What began as a single station in the pioneering days of radio technology has grown to include over 65 owned and operated properties and a network of more than 1,500 additional outlets. Moody Radio reaches more than 1.1 million listeners weekly in 196 countries across the globe.
“Very few stations in America have reached the 90-year milestone,” said Collin Lambert, vice president of Moody Radio. “And of those that do, there are almost no stations whose format and message have stayed the same. Moody Radio is an exception to the rule.”
WMBI: Radio Pioneer
Radio was still in its infancy in 1925 when Moody Bible Institute began to consider its use for broadcasting the gospel. One strong supporter who helped develop the station was Henry Coleman Crowell, son of Henry P. Crowell, Quaker Oats founder and chair of Moody’s Board of Trustees for 40 years.
“Moody has been a media pioneer, willing to take risks with untested methods, like mass paperbacks in the 1890s, and new technologies, such as radio broadcasting,” said Greg Thornton, senior vice president of Media for Moody Global Ministries. “Every one of these innovative media efforts had the goal of reaching more people with the gospel.”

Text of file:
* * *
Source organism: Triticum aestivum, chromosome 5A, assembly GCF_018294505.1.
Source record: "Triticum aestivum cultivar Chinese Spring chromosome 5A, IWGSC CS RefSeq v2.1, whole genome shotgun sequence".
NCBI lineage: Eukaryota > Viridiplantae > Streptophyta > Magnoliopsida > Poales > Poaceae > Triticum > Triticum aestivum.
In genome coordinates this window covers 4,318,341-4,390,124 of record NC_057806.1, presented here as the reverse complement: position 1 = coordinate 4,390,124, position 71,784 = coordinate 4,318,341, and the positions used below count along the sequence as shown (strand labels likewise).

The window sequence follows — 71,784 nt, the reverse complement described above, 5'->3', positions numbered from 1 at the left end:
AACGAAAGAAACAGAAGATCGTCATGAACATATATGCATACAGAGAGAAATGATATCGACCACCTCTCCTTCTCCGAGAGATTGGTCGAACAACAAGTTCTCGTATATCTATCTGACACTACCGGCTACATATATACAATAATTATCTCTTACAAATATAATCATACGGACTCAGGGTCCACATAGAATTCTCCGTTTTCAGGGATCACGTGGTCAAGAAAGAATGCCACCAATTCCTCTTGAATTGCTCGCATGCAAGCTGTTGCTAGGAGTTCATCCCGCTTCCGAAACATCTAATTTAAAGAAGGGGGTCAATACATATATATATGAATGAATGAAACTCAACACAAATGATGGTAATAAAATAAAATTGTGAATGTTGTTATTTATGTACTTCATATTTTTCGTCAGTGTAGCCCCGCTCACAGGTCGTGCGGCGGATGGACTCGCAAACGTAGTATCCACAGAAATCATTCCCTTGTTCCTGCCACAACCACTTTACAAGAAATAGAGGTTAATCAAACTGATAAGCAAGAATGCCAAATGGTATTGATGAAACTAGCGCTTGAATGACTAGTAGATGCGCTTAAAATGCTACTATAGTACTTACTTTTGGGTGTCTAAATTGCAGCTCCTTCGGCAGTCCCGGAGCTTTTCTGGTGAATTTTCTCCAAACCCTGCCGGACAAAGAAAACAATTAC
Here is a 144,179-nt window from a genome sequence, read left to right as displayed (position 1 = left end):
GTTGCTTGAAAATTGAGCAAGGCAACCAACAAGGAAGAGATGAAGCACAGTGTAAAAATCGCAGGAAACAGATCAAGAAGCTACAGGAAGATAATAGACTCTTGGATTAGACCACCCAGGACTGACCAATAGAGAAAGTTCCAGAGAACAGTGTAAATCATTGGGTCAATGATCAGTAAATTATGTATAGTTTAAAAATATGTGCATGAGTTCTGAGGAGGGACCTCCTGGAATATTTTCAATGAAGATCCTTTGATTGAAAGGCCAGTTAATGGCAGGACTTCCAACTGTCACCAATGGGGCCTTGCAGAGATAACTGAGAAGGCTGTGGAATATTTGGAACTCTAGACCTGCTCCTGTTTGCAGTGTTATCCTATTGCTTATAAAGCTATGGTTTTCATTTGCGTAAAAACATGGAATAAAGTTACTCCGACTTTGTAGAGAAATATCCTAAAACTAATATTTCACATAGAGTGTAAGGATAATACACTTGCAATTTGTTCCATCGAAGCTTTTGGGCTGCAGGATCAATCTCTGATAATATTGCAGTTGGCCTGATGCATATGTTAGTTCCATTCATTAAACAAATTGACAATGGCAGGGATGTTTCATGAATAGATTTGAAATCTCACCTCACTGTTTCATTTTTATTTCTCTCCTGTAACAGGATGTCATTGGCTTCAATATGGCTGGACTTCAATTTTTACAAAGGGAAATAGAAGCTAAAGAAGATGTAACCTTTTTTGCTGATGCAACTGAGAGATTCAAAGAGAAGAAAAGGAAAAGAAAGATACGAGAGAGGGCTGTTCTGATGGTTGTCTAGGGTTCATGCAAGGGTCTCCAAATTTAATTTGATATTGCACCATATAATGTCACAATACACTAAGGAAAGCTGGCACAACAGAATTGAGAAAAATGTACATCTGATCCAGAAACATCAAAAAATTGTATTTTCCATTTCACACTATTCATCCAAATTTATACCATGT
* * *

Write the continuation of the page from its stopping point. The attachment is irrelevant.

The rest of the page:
WMBI made its debut broadcast from a make-shift studio on the first floor of Moody Bible Institute’s 152 Building in Chicago. Using carbon microphones in a studio padded with mattresses on the walls, Dr. James M. Gray, then president of Moody Bible Institute, gave the inaugural address followed by live performances from studio musicians. Wendell Loveless, a U.S. Marine veteran who later became a prolific hymn writer and pastor, was appointed as WMBI’s first program director (1926–1947).
In 1927 WMBI erected a 5,000-watt transmitter in Addison, Ill., to boost the fledgling station’s 500-watt signal. This enabled WMBI to expand coverage to 36 hours per week, with midnight broadcasts reaching greater distances. Letters and donations for the non-commercial station came from listeners as far as Brazil, New Zealand, Alaska and India.
From its inception, WMBI created and distributed original content. In addition to Bible teaching, drama, and music, the station drew audiences for programs like Know Your Bible (KYB) Club, the Shut-in Hour, and Radio School of the Bible, which offered Bible and theological training from Moody Bible Institute faculty. In 1927, the station offered programs in three languages, German, Scandinavian and Yiddish-Hebrew.
In February 1939, the station moved to its present location. The original studios, still used today, hold the distinction of being the oldest operating radio studios in Chicago.
“Moody Radio has been on mission since its inception in 1926,” Lambert says. “Music and speaking styles have changed, programs and hosts have varied, and culture has seen great upheaval, yet Moody Radio’s commitment to helping people take the next step in their walk with Christ has remained a priority.” “Beyond that,” Lambert added, “we find ways to encourage people as they mature to become the hands and feet of Christ in their communities.”